Coles tells pensioner to limit use of $1 coins

A GLEN Waverley pensioner and her daughter were left dumbfounded after being told it was illegal to pay for part of their groceries in coins.

Eighty-two-year-old Maria, who didn't want her surname published, and her daughter Helen Garvey, of Point Cook, who shopped at Coles at The Glen on Friday, August 25, said they were told by the cashier it was illegal to pay for part of the their groceries in $1 coins.

Ms Garvey, whose post on the Coles Facebook page had received more than 8500 reactions and 5100 comments, said the groceries cost $130 and they presented $100 in notes and $30 in $1 coins to the cashier.

"We were told by the cashier that she would accept our gold coins this time however next time she could only accept $20 in gold coins," Ms Garvey said.

She said she had no grievances with the cashier but felt there should be more signage in supermarkets indicating the law.

"I definitely think there needs to be more public awareness around this law," she said.

"My mother and I were quite embarrassed and we felt like we weren't being treated the same as everyone else."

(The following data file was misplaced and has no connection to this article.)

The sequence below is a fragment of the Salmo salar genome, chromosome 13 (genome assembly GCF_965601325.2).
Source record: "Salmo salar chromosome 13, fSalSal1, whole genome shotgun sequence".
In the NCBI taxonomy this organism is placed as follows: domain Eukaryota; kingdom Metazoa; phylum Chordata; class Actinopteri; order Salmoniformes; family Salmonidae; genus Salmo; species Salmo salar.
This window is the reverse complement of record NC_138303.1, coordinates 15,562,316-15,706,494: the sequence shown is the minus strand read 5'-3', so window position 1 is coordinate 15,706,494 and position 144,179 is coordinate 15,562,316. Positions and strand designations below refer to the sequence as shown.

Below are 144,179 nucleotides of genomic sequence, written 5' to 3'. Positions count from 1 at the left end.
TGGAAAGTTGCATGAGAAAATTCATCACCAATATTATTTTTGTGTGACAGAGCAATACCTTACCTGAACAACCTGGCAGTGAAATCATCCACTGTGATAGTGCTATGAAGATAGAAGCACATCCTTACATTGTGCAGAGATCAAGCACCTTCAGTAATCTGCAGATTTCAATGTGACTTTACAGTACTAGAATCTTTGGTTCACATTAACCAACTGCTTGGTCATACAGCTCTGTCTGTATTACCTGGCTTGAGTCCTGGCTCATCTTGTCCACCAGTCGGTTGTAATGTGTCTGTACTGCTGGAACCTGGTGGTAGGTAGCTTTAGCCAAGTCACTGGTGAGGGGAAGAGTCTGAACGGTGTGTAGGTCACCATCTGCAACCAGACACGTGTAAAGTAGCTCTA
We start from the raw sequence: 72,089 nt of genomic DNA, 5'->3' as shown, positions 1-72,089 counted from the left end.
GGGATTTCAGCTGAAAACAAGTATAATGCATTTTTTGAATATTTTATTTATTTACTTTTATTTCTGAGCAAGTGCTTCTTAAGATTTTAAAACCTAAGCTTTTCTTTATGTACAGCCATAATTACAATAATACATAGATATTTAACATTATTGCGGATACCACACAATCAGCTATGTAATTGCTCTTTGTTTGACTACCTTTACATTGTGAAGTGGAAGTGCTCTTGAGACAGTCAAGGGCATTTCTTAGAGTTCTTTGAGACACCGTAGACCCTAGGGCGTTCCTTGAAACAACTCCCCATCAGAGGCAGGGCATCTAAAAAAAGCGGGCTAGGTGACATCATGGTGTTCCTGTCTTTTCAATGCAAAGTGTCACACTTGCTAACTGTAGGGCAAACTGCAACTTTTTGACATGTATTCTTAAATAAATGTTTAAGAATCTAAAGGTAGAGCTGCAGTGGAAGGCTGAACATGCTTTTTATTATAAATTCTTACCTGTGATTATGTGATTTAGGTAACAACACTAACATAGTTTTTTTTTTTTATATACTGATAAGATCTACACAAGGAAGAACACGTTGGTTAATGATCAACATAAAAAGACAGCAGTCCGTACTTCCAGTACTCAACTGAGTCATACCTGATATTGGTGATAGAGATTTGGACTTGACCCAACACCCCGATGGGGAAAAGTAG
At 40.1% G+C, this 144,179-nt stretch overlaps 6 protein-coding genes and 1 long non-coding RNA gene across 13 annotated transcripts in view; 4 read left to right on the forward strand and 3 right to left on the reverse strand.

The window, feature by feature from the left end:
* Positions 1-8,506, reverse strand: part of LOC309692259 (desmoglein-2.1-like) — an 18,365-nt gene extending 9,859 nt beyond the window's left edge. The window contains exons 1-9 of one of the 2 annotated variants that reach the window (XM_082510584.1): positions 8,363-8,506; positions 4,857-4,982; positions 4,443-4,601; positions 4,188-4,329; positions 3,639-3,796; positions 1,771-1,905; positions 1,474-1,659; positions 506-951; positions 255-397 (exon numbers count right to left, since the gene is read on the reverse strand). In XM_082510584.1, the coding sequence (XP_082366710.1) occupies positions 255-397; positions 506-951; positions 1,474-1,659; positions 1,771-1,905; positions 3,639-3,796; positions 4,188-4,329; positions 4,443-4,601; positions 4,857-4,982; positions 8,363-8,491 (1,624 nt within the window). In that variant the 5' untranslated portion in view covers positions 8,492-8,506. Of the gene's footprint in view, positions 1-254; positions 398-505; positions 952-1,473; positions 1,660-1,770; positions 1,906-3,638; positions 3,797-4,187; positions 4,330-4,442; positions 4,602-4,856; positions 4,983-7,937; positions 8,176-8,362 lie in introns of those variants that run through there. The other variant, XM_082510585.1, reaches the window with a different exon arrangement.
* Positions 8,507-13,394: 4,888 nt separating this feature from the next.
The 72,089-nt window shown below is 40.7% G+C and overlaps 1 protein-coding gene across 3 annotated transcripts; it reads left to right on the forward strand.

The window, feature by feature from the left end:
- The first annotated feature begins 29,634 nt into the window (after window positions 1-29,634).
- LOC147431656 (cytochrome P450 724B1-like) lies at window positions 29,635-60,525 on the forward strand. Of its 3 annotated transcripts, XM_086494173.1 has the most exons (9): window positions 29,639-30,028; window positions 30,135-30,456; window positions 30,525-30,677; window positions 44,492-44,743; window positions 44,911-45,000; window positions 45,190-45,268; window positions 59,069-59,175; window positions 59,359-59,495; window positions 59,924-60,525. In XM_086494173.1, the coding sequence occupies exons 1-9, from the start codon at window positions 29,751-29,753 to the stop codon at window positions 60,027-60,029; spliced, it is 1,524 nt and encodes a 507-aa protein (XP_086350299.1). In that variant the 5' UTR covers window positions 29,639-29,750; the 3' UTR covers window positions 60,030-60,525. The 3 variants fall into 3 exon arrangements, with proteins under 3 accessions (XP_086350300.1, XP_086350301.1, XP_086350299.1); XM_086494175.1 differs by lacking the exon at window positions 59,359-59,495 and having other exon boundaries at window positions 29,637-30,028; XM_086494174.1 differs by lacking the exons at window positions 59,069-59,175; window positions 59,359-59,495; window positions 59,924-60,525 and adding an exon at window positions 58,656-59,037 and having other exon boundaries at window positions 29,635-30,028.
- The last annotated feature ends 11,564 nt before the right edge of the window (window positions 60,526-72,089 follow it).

Ms Garvey said The Glen was used by a lot of seniors who often paid in coins.

"My mother uses cash and puts her left over coins in a tray. I'm sure there are many children who also pay in coins from their pocket money and I wouldn't want this to happen to them," she said. According to the Reserve Bank's website, coins are legal tender for payment of amounts which are limited as follows: Not exceeding $5 if any combination of 5c, 10c, 20c and 50c coins are offered; and not exceeding 10 times the face value of the coin if $1 or $2 coins are offered.

In a response to Ms Garvey on Facebook, Coles said: "We're disappointed to hear that you had a poor experience at our Glen Waverley store, we adhere to the RBA Legal Tender."

News Corp Australia


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